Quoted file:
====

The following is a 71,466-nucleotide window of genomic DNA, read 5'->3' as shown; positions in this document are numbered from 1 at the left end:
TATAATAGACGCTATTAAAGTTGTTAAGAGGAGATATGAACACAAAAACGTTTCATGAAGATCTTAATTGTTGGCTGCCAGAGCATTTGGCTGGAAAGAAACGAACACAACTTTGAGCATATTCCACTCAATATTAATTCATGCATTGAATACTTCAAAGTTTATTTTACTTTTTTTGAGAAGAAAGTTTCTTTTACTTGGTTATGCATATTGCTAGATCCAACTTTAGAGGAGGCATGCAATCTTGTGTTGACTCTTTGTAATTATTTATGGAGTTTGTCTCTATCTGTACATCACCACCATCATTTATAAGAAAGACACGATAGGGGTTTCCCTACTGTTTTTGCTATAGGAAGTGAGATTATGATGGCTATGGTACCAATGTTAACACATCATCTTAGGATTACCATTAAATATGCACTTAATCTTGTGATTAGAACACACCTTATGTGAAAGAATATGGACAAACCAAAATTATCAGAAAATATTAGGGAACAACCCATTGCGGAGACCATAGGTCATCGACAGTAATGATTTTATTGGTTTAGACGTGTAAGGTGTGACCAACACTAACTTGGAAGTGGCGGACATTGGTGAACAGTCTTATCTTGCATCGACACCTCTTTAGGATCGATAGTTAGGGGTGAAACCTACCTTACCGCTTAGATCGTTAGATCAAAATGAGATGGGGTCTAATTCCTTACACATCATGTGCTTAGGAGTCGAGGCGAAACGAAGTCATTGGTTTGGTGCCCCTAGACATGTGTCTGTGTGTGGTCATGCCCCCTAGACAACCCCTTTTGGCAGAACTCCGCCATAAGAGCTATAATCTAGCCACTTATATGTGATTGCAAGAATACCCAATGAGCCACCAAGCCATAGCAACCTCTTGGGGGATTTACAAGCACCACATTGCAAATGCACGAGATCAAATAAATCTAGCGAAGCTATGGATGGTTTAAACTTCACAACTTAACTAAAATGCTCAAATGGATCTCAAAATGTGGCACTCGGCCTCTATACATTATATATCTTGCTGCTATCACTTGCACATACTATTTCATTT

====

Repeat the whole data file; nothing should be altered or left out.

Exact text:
The following is a 71,466-nucleotide window of genomic DNA, read 5'->3' as shown; positions in this document are numbered from 1 at the left end:
TATAATAGACGCTATTAAAGTTGTTAAGAGGAGATATGAACACAAAAACGTTTCATGAAGATCTTAATTGTTGGCTGCCAGAGCATTTGGCTGGAAAGAAACGAACACAACTTTGAGCATATTCCACTCAATATTAATTCATGCATTGAATACTTCAAAGTTTATTTTACTTTTTTTGAGAAGAAAGTTTCTTTTACTTGGTTATGCATATTGCTAGATCCAACTTTAGAGGAGGCATGCAATCTTGTGTTGACTCTTTGTAATTATTTATGGAGTTTGTCTCTATCTGTACATCACCACCATCATTTATAAGAAAGACACGATAGGGGTTTCCCTACTGTTTTTGCTATAGGAAGTGAGATTATGATGGCTATGGTACCAATGTTAACACATCATCTTAGGATTACCATTAAATATGCACTTAATCTTGTGATTAGAACACACCTTATGTGAAAGAATATGGACAAACCAAAATTATCAGAAAATATTAGGGAACAACCCATTGCGGAGACCATAGGTCATCGACAGTAATGATTTTATTGGTTTAGACGTGTAAGGTGTGACCAACACTAACTTGGAAGTGGCGGACATTGGTGAACAGTCTTATCTTGCATCGACACCTCTTTAGGATCGATAGTTAGGGGTGAAACCTACCTTACCGCTTAGATCGTTAGATCAAAATGAGATGGGGTCTAATTCCTTACACATCATGTGCTTAGGAGTCGAGGCGAAACGAAGTCATTGGTTTGGTGCCCCTAGACATGTGTCTGTGTGTGGTCATGCCCCCTAGACAACCCCTTTTGGCAGAACTCCGCCATAAGAGCTATAATCTAGCCACTTATATGTGATTGCAAGAATACCCAATGAGCCACCAAGCCATAGCAACCTCTTGGGGGATTTACAAGCACCACATTGCAAATGCACGAGATCAAATAAATCTAGCGAAGCTATGGATGGTTTAAACTTCACAACTTAACTAAAATGCTCAAATGGATCTCAAAATGTGGCACTCGGCCTCTATACATTATATATCTTGCTGCTATCACTTGCACATACTATTTCATTT